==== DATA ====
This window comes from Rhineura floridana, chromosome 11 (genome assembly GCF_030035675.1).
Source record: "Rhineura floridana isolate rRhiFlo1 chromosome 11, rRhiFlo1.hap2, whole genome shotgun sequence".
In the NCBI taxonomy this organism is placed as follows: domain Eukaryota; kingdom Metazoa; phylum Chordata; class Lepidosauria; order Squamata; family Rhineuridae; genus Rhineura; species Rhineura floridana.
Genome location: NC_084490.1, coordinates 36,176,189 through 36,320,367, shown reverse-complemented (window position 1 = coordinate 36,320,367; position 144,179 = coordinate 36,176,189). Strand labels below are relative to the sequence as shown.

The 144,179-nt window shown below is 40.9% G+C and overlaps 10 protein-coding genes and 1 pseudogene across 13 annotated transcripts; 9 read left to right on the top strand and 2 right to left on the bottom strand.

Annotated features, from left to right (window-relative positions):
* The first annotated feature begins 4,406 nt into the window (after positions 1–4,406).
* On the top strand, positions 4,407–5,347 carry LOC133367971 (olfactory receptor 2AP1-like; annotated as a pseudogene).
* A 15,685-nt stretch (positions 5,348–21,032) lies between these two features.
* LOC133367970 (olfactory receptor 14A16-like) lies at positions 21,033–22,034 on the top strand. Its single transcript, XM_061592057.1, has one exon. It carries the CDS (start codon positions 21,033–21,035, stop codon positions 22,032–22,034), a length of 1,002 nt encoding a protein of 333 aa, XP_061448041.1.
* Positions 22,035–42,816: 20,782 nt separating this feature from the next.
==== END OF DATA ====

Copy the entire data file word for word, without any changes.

This window comes from Rhineura floridana, chromosome 11 (genome assembly GCF_030035675.1).
Source record: "Rhineura floridana isolate rRhiFlo1 chromosome 11, rRhiFlo1.hap2, whole genome shotgun sequence".
In the NCBI taxonomy this organism is placed as follows: domain Eukaryota; kingdom Metazoa; phylum Chordata; class Lepidosauria; order Squamata; family Rhineuridae; genus Rhineura; species Rhineura floridana.
Genome location: NC_084490.1, coordinates 36,176,189 through 36,320,367, shown reverse-complemented (window position 1 = coordinate 36,320,367; position 144,179 = coordinate 36,176,189). Strand labels below are relative to the sequence as shown.

The 144,179-nt window shown below is 40.9% G+C and overlaps 10 protein-coding genes and 1 pseudogene across 13 annotated transcripts; 9 read left to right on the top strand and 2 right to left on the bottom strand.

Annotated features, from left to right (window-relative positions):
* The first annotated feature begins 4,406 nt into the window (after positions 1–4,406).
* On the top strand, positions 4,407–5,347 carry LOC133367971 (olfactory receptor 2AP1-like; annotated as a pseudogene).
* A 15,685-nt stretch (positions 5,348–21,032) lies between these two features.
* LOC133367970 (olfactory receptor 14A16-like) lies at positions 21,033–22,034 on the top strand. Its single transcript, XM_061592057.1, has one exon. It carries the CDS (start codon positions 21,033–21,035, stop codon positions 22,032–22,034), a length of 1,002 nt encoding a protein of 333 aa, XP_061448041.1.
* Positions 22,035–42,816: 20,782 nt separating this feature from the next.